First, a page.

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# Dirac delta function

The Dirac delta “function” $\delta(x)$, or *distribution* is not a true function because it is not uniquely defined for all values of the argument $x$. Similar to the Kronecker delta symbol, the notation $\delta(x)$ stands for

$\delta(x)=0\;\text{for}\;x\neq 0,\;\text{and}\;\int_{{-\infty}}^{\infty}\delta% (x)dx=1$ |

For any continuous function $F$:

$\int_{{-\infty}}^{\infty}\delta(x)F(x)dx=F(0)$ |

or in $n$ dimensions:

$\int_{{\mathbb{R}^{n}}}\delta(x-s)f(s)\,d^{n}s=f(x)$ |

$\delta(x)$ can also be defined as a normalized Gaussian function (normal distribution) in the limit of zero width.

Notes:
However, the limit of the normalized Gaussian function is still meaningless as a function, but some people still write such a limit as being equal to the Dirac distribution considered above in the first paragraph.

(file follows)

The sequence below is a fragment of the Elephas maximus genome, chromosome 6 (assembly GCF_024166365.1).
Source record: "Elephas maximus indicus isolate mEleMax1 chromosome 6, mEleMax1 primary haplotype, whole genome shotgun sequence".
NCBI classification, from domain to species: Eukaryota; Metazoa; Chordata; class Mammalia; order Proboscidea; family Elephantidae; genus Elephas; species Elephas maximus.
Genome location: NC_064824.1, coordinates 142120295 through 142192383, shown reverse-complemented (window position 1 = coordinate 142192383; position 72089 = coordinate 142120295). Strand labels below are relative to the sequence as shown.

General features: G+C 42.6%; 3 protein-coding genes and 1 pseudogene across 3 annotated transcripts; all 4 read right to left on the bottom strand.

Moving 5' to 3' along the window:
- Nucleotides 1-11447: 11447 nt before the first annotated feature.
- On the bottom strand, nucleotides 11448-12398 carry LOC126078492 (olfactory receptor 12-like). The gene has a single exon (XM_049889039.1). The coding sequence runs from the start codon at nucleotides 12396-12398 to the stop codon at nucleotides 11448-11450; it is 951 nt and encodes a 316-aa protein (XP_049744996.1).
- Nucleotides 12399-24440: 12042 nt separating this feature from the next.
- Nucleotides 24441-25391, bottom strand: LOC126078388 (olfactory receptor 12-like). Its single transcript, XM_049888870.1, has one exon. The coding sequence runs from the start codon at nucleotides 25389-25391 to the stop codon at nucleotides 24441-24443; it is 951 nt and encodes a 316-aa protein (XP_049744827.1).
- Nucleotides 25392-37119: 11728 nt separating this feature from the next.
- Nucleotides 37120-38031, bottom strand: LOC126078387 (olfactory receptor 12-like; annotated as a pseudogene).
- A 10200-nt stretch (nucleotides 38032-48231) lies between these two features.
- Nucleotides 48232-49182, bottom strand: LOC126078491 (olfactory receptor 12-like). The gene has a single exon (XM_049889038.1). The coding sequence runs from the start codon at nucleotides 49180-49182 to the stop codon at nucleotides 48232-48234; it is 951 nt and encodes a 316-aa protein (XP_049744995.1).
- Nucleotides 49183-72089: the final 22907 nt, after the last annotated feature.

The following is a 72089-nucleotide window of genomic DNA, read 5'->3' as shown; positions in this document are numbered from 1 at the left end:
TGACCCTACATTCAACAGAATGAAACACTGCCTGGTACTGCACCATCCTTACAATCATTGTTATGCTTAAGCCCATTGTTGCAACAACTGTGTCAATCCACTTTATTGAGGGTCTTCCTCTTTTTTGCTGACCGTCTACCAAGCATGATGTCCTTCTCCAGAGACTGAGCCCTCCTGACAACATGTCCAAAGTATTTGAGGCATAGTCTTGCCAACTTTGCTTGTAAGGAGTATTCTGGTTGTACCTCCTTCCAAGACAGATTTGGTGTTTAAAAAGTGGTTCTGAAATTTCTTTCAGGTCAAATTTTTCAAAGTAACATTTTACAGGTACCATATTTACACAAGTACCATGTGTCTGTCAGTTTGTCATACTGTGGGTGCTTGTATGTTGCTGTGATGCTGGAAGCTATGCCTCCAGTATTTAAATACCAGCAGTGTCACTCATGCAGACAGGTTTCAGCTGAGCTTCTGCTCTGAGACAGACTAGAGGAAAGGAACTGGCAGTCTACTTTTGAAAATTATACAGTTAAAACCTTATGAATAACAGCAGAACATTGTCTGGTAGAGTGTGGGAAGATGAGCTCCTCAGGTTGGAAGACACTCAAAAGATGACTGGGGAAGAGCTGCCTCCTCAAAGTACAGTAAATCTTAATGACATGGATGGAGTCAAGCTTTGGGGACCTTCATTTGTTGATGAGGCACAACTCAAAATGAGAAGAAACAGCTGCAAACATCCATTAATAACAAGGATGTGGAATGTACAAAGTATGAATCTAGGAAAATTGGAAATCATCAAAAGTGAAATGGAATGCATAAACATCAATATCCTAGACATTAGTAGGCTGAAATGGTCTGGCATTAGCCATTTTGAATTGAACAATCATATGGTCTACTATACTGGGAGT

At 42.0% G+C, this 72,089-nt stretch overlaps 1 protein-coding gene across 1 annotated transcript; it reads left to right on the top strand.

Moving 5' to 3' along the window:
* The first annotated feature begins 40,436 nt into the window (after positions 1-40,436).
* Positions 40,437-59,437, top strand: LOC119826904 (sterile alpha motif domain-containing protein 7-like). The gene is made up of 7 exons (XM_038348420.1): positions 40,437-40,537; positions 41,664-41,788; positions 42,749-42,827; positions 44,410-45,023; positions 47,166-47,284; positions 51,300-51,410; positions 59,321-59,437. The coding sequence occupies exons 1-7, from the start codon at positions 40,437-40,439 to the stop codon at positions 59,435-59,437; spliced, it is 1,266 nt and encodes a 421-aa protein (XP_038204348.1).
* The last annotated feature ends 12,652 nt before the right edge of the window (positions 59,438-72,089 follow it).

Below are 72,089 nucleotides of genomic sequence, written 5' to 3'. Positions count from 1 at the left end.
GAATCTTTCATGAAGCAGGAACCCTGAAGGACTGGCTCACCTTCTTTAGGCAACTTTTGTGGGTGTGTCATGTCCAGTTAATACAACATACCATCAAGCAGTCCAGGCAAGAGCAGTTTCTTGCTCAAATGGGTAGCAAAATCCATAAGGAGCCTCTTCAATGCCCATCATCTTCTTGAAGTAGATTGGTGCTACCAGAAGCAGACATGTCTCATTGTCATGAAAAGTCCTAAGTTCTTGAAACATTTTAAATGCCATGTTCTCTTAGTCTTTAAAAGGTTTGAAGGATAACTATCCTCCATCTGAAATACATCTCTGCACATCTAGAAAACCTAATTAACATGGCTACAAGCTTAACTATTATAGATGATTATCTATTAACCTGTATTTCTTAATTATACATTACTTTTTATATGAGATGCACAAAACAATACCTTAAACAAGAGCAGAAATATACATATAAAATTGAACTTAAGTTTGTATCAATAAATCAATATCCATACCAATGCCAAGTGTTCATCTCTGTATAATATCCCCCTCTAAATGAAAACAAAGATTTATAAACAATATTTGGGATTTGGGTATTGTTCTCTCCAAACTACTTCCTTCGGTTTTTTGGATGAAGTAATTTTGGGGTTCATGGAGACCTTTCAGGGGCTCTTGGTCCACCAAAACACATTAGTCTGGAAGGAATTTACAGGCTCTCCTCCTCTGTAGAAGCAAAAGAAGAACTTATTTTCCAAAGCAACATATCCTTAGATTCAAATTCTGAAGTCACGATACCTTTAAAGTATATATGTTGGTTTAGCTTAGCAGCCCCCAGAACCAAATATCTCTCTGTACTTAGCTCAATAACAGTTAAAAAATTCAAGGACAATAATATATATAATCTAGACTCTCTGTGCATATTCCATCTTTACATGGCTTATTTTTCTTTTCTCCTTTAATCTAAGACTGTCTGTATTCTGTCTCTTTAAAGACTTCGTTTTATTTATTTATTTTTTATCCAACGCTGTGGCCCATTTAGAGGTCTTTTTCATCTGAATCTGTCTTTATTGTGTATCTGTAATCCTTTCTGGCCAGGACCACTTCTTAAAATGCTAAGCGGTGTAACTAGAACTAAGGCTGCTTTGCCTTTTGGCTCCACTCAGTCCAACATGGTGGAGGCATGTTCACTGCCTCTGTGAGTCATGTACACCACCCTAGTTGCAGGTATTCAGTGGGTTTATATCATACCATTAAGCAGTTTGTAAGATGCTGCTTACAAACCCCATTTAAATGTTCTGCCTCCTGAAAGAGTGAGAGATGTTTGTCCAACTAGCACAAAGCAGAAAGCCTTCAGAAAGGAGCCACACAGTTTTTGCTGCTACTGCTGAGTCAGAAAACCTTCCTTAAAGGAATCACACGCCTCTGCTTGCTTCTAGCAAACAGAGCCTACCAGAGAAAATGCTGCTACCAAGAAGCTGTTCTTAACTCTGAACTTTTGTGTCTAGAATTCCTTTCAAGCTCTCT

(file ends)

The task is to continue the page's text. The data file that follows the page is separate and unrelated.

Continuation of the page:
An example of how the Dirac distribution arises in a physical, classical context is available
on line.

Remarks: Distributions play important roles in Dirac’s formulation of quantum mechanics.

# References

- 1 W. Rudin, Functional Analysis, McGraw-Hill Book Company, 1973.
- 2 L. Hörmander, The Analysis of Linear Partial Differential Operators I, (Distribution theory and Fourier Analysis), 2nd ed, Springer-Verlag, 1990.
- 3 Originally from The Data Analysis Briefbook (http://rkb.home.cern.ch/rkb/titleA.html)

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